Friday, December 09, 2005

Gimghoul Castle rendered in gingerbread

The Speed Gingerbread House technique Menticia and I employed is not the norm.

On the other hand, I don't know if this gingerbread house is typical either, at least for a kid project. It was constructed by father and daughter over the period of a week or more, with much time and thought being put in every day.

This dad, by the way, designed and supervised the construction of their house, which made it into a newspaper as an example of really cool digs. He also can be seen in the picture of Lite-Form and Me helping with concrete as it gushed into my house foundation. He's been my friend since 1975 and I introduced him to his wife, my best friend and co-singer!

The mom writes:
Her gingerbread creation (a facsimile of local Gimghoul Castle built by some mucky muck at the beginning of the 20th century probably to celebrate satanic Republic rites) won 3rd place at the Carolina Inn competition today. The other prizes went to showy more kid-style houses, so next year she's thinking of entering the "historic" category.

This construction project began with one of Google's aerial maps of the castle, rendered into a scale drawing.

The stones are rendered with pieces of graham cracker. Crushed oreos make the roof. The windows are fruit roll-ups.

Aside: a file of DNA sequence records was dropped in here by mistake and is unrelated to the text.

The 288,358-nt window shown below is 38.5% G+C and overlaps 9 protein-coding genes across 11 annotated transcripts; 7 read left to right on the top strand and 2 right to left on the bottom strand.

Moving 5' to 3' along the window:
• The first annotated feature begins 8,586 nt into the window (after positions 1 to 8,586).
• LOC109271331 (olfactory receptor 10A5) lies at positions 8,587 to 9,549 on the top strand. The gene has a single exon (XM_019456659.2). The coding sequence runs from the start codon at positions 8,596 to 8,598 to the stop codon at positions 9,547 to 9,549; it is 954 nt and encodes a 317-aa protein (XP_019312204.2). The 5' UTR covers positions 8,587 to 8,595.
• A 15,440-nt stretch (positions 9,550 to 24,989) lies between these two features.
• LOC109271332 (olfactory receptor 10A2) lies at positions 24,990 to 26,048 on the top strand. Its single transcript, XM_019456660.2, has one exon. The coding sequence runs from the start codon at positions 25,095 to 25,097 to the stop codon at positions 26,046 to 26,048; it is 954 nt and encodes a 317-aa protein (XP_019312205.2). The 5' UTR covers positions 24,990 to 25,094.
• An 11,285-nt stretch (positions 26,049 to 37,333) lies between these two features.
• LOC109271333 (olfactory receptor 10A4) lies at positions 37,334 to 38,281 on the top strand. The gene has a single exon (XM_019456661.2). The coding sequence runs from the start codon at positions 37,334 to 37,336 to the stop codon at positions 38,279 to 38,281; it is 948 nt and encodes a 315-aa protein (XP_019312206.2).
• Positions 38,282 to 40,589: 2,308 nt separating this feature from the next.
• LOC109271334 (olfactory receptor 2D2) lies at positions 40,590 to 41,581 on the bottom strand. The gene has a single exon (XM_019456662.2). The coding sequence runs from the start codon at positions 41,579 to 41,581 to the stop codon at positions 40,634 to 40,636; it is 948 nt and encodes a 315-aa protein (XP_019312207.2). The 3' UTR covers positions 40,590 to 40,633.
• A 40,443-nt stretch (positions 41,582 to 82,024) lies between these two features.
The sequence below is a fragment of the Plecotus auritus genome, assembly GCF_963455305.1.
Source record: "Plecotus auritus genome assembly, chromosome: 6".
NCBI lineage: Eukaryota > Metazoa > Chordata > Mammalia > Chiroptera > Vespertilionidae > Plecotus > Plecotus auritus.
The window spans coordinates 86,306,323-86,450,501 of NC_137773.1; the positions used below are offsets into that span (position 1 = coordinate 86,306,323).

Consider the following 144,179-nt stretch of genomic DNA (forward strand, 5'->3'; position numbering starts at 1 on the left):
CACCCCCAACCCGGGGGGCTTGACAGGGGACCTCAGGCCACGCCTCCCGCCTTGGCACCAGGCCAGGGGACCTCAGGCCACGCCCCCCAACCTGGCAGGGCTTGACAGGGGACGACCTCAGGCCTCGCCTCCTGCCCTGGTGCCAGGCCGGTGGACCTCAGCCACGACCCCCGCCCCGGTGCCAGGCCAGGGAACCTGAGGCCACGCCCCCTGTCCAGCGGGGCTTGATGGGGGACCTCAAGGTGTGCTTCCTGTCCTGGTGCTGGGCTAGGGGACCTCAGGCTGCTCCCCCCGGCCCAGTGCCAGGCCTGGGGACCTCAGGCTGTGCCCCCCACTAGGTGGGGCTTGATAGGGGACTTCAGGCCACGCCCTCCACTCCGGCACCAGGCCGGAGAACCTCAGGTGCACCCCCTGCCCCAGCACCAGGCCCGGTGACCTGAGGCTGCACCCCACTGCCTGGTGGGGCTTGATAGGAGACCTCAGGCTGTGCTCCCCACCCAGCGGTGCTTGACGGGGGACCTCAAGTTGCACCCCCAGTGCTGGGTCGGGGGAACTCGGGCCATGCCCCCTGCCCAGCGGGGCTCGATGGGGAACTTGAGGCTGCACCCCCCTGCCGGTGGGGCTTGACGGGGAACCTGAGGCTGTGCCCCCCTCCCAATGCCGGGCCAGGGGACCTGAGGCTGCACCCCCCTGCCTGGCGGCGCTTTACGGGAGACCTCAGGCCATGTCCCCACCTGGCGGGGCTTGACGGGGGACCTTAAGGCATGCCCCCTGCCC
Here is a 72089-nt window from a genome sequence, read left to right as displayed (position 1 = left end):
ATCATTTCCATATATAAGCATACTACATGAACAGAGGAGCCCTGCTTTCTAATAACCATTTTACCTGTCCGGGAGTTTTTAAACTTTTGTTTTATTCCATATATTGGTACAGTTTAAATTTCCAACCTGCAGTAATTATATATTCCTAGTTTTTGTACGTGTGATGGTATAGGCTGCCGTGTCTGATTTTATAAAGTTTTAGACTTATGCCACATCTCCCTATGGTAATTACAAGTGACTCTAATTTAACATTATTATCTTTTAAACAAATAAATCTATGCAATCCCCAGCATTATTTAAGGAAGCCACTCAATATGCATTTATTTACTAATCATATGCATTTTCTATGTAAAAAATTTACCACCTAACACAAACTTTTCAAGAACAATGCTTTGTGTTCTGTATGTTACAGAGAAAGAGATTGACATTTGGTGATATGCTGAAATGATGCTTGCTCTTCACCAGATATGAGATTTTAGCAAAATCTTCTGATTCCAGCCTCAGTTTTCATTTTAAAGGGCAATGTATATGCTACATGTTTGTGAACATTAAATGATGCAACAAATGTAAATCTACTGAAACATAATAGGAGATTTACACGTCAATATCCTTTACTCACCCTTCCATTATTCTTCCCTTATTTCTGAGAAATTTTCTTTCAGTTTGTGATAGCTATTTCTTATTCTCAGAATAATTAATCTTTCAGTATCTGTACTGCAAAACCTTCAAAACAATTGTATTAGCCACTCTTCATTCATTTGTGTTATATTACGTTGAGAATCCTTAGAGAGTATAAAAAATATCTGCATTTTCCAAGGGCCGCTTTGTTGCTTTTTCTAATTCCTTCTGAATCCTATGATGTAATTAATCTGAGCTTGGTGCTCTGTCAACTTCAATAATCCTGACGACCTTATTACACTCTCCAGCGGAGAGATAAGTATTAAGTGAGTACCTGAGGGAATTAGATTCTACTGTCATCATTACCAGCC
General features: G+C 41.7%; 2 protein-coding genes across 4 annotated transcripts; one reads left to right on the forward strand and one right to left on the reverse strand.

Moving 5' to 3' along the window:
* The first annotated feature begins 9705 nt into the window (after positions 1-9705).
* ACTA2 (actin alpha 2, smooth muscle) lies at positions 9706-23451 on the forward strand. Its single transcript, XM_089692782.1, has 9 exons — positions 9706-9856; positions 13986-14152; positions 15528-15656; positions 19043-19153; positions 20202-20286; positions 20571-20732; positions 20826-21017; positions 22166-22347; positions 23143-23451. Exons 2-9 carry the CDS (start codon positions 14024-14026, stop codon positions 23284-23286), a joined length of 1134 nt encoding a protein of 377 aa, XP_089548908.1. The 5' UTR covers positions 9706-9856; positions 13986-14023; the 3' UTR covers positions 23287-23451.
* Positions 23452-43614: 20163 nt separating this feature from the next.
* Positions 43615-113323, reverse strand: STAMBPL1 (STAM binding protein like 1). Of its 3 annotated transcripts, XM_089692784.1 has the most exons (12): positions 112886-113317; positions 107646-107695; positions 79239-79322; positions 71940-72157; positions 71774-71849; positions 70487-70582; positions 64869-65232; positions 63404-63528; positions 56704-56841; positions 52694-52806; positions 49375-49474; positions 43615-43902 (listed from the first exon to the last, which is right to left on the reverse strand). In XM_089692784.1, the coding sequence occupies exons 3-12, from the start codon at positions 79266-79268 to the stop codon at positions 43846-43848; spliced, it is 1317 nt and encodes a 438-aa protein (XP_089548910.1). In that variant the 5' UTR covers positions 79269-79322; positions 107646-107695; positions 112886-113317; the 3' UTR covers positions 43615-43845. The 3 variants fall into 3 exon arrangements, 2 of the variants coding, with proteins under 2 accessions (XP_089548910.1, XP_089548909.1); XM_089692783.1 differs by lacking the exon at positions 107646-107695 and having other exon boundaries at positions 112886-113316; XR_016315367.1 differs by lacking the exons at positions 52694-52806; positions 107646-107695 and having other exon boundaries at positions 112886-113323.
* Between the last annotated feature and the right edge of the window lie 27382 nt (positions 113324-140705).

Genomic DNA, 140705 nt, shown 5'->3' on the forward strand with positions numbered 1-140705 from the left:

I was consulted about turret-construction technique and it was my idea to build it out of rings (or you could call them donuts or bagels) of cookie dough, stacked. Since this young woman has an extremely strong and independent personality, I felt mighty honored that she followed my suggestion.

Look here for extravagant gingerbread palaces constructed by competition-minded grownups.

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At 8:45 PM, Blogger Michele said...

She must be so proud! Indeed, she should be in the historical catagory.

What a wonderful depiction of a Castle, and I am quite certain that I can see a fairy tale princess.

At 3:04 PM, Anonymous David said...

I've got a rather personal connection to Gimghoul Castle...I was conceived within its stone walls! My parents were at the UNC Chapel Hill back in the late 50's and wound up serving as live-in caretakers at the castle.


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